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Lolla's Secret Supper: A secret dining club in Singapore
Accept an invitation to Lolla's Secret Supper and you'll come away with a belly full of food, great conversation and a peek into some secret bits of Singapore
I shouldn’t be writing this story. Because it’s about a well-kept secret. That really should remain so.
Lolla’s Secret Supper has recently emerged new and fresh in the Singapore dining scene. It's a guerilla-style private dinner event, held in a secret location disclosed to guests only a few days before the dinner with a secret chef preparing a secret menu.
So when I was given the opportunity to attend the event I had to give it a go.
Organized by passionate food and wine devotees Pang Hian Tee and Carolyn Kan, these suppers sell out shortly after they are made known to a select group of friends and followers -– mainly through Facebook, email and flyers distributed at Pang’s wine business, Lollapalooza.
The dinner I attended was the fourth installment, and previous dinners saw guests being treated to a 12-course Spanish tapas meal by chef Heather Barrie of Fine Palate (52 Monk's Hill Terrace, tel +65 6463 1671) and chocolate truffle desserts by Truffs' (79a Telok Ayer Street, tel +65 9088 2736) chocolatier Teng Ei Liang in a private kitchen or someone's private residence.
Therefore it was with some anticipation that I read the invitation to dinner:
"We’ll have two secret chefs for this supper. And we think we may have outdone ourselves with this rather charming secret venue! The evening promises to be a throwback to interesting times.”
The email I received some days later revealed the location, a gorgeous black-and-white bungalow that was in fact the hallowed halls of Singapore’s most private of private clubs, The Pyramid Club.
Inside a secret club
Google The Pyramid Club and you won’t find much about it. There is certainly no number to call, no department in charge, no link to a website. Its members are thought to number a few hundred today and comprise the upper echelons of Singapore’s government, military, industry and society, though don’t bother hunting for names because none will be found.
So it was a privilege to count among one of the dinner guests, a gentleman (who shall remain unnamed) who had grown up in that house and who spoke to us about some of its history and his experiences there.
“I often watched the Lee children [of MM Lee Kuan Yew] swim while I was being tutored by my Chinese tutor,” he reminisced. “There were lots of parties here too.”
The Pyramid Club was a private club founded in the 1960s by political elites such as the late Goh Keng Swee (former deputy prime minister) and MM Lee Kuan Yew, as a place where they could gather openly, away from the glare of the public and their political opponents.
It became the setting for key political discussions, private get-togethers and a place where their wives could meet and children could play. It continues to be that. In fact, just earlier in the day, the wife of a cabinet minister was there for her tai chi class.
With this intriguing information swirling around our heads we were presented with our feast for the evening, a communal Malay meal called nasi ambeng.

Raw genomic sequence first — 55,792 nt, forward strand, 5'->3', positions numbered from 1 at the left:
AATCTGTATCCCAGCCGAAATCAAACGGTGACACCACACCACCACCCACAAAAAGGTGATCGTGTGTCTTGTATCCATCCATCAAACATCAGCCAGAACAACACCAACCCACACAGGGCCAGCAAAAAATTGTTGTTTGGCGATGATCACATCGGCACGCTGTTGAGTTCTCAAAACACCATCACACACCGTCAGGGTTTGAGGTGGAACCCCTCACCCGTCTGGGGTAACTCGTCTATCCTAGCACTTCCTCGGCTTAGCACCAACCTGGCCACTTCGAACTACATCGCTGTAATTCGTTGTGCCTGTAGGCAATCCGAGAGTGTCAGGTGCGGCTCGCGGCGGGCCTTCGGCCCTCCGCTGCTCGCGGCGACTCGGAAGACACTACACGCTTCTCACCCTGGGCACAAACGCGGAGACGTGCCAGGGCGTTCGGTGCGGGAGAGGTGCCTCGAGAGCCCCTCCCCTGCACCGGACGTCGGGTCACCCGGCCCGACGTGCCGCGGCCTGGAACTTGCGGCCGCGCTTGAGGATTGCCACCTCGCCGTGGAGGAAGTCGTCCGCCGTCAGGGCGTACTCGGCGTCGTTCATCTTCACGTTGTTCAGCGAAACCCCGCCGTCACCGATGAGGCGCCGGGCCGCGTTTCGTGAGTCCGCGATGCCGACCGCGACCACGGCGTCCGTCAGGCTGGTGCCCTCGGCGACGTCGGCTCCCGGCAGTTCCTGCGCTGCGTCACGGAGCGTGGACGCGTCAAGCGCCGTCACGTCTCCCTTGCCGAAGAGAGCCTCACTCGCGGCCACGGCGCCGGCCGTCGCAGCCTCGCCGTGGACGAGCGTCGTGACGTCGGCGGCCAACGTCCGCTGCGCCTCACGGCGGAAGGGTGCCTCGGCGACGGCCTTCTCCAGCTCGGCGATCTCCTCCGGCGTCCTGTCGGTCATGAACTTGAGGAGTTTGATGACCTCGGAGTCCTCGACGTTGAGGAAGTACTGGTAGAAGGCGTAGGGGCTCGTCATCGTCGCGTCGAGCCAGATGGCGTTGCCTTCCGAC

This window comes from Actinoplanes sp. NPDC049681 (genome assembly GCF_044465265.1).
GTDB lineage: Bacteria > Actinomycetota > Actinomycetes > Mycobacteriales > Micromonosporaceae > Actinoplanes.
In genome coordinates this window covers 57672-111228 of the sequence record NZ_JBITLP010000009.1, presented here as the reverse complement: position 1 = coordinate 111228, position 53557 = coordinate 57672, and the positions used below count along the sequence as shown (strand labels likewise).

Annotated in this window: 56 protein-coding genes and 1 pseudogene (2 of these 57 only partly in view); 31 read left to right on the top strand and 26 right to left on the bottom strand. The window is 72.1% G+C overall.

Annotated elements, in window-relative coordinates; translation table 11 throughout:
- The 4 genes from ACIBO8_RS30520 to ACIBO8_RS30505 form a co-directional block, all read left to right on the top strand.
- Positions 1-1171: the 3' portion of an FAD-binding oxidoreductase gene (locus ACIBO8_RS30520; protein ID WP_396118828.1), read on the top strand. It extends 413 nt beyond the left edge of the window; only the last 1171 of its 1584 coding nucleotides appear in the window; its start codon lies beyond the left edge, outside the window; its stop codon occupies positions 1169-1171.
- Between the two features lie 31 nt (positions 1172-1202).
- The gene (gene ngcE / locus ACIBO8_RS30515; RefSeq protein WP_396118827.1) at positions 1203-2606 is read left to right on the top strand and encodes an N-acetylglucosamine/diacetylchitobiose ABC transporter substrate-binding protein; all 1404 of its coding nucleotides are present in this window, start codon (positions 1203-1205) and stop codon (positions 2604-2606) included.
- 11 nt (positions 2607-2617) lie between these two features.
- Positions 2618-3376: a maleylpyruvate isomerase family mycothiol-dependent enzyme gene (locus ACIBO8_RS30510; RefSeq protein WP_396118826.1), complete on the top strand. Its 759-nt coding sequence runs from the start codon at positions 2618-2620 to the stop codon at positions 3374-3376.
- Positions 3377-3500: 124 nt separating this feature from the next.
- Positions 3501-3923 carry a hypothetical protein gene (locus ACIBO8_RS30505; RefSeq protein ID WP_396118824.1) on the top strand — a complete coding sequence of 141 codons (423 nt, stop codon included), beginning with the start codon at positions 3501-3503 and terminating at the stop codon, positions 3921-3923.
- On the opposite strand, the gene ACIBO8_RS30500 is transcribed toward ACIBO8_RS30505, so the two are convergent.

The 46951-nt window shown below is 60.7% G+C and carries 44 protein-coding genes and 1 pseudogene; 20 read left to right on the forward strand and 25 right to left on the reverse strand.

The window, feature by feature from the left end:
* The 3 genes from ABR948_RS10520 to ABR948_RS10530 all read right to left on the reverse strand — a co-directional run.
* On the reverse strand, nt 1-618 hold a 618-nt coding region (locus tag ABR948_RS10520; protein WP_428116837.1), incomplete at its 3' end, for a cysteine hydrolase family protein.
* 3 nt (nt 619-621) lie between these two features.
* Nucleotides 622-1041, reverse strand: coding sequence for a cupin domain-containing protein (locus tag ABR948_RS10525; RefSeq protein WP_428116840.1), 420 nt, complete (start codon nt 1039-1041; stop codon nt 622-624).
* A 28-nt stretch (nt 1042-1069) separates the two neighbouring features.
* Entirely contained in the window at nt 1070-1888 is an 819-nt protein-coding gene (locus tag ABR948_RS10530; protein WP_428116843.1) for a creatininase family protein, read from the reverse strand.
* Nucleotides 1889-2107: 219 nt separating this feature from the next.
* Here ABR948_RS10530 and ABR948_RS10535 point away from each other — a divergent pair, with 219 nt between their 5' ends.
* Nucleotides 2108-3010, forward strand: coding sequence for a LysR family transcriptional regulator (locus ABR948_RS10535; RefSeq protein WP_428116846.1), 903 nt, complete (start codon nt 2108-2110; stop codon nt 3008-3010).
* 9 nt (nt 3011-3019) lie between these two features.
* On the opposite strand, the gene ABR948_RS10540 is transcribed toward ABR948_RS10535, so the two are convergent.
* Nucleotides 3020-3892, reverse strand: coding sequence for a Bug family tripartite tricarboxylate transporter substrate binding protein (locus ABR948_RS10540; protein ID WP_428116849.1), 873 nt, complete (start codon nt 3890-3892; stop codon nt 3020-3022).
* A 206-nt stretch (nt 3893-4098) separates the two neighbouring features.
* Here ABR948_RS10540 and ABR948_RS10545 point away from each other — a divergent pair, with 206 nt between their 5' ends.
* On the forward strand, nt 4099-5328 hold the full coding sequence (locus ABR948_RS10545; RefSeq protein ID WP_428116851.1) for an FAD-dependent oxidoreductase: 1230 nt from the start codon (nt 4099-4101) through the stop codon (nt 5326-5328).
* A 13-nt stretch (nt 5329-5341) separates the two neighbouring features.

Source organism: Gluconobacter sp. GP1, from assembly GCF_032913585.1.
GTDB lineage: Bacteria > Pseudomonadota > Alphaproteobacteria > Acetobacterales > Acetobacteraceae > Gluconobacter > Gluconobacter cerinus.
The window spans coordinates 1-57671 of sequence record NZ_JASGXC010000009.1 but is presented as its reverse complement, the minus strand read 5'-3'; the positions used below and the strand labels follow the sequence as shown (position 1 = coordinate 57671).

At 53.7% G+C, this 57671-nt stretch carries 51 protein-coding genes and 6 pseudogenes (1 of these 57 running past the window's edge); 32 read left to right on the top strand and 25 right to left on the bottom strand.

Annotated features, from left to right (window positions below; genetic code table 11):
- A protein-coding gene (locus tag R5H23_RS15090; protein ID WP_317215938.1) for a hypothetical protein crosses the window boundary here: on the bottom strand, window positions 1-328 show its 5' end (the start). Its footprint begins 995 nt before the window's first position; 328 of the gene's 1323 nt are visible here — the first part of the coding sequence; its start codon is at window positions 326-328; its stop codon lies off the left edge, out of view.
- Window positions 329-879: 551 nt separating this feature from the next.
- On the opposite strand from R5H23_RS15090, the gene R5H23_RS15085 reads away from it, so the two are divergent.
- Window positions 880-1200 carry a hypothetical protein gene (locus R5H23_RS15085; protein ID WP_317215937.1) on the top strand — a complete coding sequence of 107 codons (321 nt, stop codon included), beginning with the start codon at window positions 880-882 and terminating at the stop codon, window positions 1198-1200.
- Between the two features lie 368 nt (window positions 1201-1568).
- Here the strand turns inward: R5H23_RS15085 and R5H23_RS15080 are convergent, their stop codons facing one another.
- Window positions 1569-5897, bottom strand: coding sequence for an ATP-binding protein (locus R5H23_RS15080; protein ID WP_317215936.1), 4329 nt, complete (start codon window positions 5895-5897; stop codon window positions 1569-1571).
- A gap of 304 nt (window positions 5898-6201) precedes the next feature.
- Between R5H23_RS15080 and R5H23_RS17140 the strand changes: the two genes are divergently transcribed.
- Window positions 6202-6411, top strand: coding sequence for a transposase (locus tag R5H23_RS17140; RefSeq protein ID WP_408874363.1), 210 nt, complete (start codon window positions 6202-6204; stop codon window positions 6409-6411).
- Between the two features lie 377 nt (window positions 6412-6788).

A feast fit for a king
Pang explained that this meal was thought to be Javanese in origins, and migrated to Johore and Singapore.
Customarily eaten at special celebrations, this meal was served to us the traditional way -– with assortment of dishes, such as beef rendang, sambal goreng, ikan and ayam goreng, sambal sotong and bagedel, piled on a mound of rice and laid on a large round platter.
Preparing the meal were husband and wife team Kamisah and Mokthar, cooks well skilled in this specific culinary tradition.
Seated by the poolside (the very same pool where the Lee children swam), we were grouped four to a platter and asked to eat with our fingers, the old fashioned way.
A banana leaf initially separated the dishes from the rice, which we had to slide out to allow the tasty sauces to soak into the rice.
That done, most of the guests dived into their platters gamely, doing their best to press bits of food and rice into balls and bring them into their mouths still looking somewhat elegant.
Traditionally one is supposed to leave a good amount of food on the platter, which is then taken home for one’s family to share. But as fingers wiped-up platters, and food was rapidly cleared, this was one tradition that we were clearly going to dispense with.
Satiated and needless to say quite full, we sat back and finished our glasses of New Zealand Mount Difficulty Reisling, a light, slightly fruity wine that nicely paired with the spicy meal.
“But the main course,” Carolyn then said, “is dessert.”
Sweet secret endings
And she meant it. Four glorious desserts prepared by Charles Quek of Classic Cakes (41 Sunset Way, +65 6762 8019) graced the center of our banquet table: lemon curd and caramel cake, vanilla mille crêpes, chocolate brownie with sea salt and profiteroles.
Each dessert was absolutely exquisite, a perfect balance of flavours and textures; accompanied by a deliciously sweet dessert wine, the Austrian Tshida Samling 88.
By this stage of the proceedings, some of the mystique of our venue’s secret history gave way to relaxed, lively conversation that was now flowing freely as guests became more acquainted.
The question does remain, how long can Lolla’s Secret Suppers keep going? The nature of a guerrilla events is that they can’t work beyond a certain size or popularity or they become mainstream.
“About 20-30 people is the maximum,” says Pang. “Tonight’s dinner [about 30] is the largest we’ve had so far.”
So don’t spread the word too far; we don’t want too many people knowing about these secret suppers. Like I said, I really shouldn’t be writing this story.
To find out the next Lolla’s Secret Supper visit their Facebook page or email Hian Tee at firstname.lastname@example.org